Do Mark Miller's "androids" really walk?

Mark Miller has a neat article in the latest Servo about his experiments with bipedal robots, which he builds from scratch. There are a lot of
design tidbits and insights -- some of them quite surprising, such as the fact that he generally uses $3 stepper motors.
But while the article seems to imply that his robots can walk, he doesn't actually come right out and say so, or discuss anything of the algorithms they would be using to do so. No contact information or web address was given, and Googling has turned up some news stories, but nothing with much detail.
Does anybody know anything about these robots? Do they actually walk or not, and how in the world could a 4-foot robot walk on $3 motors?
Thanks, - Joe
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Joe Strout wrote:

Walking robots are easy, provided that they only have to walk on a flat surface, move slowly, and have big feet. Wind-up toys can do that. He does nice looking mechanical construction, though.
                    John Nagle
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To be fair, I haven't yet seen a wind-up toy that does that without overlapping foot polygons.
Best, - Joe
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My Androids do indeed walk-Mostly on flat level surfaces. I am going a bit taller right now, almost 5'3 inches. I do in fact use cheap, readily available stepper motors. Finding the right motor and gear combination makes all the difference. I am writing an arm construction article right now describing just such motors/gears all for a few dollars each, which produces an arm that can lift a few lbs for about 50$. The real challenge for me(building androids) was actually making the joint system!
Mark
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No, I dont have a website-You can however e-mail me for any info.
Mark
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snipped-for-privacy@aol.com wrote:

That's really cool. Do you have a web site, or any videos up?
I'm really looking forward to your arm article. (In fact, if you want anybody to proofread it, I'd be happy to help.)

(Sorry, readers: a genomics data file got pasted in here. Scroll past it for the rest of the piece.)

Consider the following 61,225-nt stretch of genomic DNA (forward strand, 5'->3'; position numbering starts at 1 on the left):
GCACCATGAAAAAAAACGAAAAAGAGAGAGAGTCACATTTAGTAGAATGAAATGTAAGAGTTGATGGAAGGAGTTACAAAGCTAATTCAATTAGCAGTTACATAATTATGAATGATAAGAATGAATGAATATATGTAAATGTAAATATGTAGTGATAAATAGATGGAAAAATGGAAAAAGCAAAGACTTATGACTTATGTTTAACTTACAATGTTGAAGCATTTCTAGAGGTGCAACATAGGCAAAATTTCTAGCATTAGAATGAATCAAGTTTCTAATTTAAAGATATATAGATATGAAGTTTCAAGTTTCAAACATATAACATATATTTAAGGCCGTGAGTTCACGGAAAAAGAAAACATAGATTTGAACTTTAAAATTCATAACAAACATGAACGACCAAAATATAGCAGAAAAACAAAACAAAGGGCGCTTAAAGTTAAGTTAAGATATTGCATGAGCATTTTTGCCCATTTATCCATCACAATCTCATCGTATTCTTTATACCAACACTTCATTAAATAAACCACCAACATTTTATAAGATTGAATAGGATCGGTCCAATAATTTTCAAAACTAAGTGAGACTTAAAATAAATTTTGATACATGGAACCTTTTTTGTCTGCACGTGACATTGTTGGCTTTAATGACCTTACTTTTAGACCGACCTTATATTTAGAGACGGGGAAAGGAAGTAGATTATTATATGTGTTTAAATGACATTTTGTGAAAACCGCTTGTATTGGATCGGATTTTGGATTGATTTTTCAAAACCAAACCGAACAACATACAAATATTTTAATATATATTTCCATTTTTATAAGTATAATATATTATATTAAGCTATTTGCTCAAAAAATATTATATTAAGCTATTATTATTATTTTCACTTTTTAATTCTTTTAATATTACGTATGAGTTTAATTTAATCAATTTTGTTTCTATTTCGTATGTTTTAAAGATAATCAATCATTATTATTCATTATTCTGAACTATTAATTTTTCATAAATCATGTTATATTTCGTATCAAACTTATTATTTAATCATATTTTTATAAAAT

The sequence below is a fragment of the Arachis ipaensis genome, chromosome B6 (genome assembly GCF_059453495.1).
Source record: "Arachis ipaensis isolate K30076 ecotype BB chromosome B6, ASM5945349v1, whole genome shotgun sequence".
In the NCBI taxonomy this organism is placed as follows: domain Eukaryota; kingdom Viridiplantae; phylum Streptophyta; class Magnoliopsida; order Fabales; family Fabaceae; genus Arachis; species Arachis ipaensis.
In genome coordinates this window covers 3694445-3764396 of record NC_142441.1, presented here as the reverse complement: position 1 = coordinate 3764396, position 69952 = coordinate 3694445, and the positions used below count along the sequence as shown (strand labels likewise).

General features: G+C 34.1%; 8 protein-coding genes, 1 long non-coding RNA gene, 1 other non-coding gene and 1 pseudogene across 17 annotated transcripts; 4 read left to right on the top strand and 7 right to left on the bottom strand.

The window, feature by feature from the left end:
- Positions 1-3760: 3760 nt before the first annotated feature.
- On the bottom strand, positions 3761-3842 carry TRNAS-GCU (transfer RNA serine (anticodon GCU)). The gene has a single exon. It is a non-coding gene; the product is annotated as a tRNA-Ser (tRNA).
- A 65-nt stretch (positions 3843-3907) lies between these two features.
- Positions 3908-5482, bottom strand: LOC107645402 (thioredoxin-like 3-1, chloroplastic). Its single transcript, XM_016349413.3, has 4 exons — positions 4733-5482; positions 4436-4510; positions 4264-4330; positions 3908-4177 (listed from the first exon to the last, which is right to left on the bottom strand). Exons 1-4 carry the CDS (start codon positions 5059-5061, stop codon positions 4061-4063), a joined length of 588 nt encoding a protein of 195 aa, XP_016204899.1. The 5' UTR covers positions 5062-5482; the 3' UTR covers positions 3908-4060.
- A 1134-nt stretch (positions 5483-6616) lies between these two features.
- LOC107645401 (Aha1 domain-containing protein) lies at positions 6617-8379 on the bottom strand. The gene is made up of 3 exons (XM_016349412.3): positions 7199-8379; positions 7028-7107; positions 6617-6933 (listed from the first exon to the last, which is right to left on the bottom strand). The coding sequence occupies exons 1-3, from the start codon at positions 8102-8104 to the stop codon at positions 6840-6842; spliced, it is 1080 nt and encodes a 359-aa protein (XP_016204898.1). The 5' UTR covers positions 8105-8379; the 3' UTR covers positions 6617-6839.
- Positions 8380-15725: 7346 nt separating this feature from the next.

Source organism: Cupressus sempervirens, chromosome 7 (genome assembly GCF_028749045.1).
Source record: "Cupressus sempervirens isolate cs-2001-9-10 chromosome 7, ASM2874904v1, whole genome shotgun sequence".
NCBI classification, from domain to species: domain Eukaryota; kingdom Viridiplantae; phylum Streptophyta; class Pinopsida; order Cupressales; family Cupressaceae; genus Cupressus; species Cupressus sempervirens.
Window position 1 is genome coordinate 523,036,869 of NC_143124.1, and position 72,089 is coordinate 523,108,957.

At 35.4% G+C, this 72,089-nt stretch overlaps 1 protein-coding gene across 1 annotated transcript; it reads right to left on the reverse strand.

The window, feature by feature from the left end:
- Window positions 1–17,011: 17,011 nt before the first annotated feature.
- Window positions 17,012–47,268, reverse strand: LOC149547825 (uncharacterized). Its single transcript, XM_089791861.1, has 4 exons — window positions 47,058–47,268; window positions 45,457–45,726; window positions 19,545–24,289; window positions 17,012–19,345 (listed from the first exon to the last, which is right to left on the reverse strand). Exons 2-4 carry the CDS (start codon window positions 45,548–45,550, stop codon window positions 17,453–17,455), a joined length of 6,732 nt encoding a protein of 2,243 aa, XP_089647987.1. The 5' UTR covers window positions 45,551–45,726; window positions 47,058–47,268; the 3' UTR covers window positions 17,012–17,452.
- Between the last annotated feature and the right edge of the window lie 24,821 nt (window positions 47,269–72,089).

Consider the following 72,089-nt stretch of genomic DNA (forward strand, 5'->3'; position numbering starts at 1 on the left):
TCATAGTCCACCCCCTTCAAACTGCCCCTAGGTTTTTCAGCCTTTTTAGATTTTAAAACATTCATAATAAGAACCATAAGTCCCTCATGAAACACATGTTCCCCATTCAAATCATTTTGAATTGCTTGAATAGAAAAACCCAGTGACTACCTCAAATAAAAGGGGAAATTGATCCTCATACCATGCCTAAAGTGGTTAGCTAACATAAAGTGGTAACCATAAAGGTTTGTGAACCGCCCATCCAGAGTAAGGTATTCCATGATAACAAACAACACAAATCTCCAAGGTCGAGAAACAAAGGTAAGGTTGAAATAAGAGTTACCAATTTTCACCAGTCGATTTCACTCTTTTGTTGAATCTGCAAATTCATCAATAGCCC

I'm just starting on a larger humanoid robot project -- though I'm focussing on the upper torso for now, and not worrying about legs yet. I'm still debating what to use for a frame, given a serious shortage of time. I'm actually thinking about using Erector set parts, and just trying to make sure they're covered enough not to look cheesy. :) I might also consider Vex, though that'd mean investing in yet another construction system, and my wife thinks I have too many already...
Best, - Joe
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Learn more and discuss via: <http://www.strout.net/info/science/polywell/>
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wrote:

a
that.
work.
<http://www.strout.net/info/science/polywell/>
How *well* do they walk ? Do they just slide their feet forward ? Is it supported only by the two feet or is there a stand to stabilize it ?
Personally, I would like to see a follow-up to this article showing *how* they walk. From the article, it *appears* that all you have done is duplicate the joints and the general exterior shape of human legs. A side view of the legs shown in Figure 2 showing the gears and mechanical linkages would be an improvement - thus giving us a better idea of how you did it.
I'm just saying that if you could demonstrate more on how to get an android like yours walking it would be a stronger inspiration.
I look forward to the article on the arm!
Just giving my 1.2 cents. JCD
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Hopefully, I will get to all that and more in future articles. I certainly didnt go to all that trouble to slide the feet along!
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wrote:

on
actually
*how*
side
linkages
it.
android
COOL! That's what I had hoped to hear ! Very much looking forward to it ! Thanks and have a great weekend - JCD
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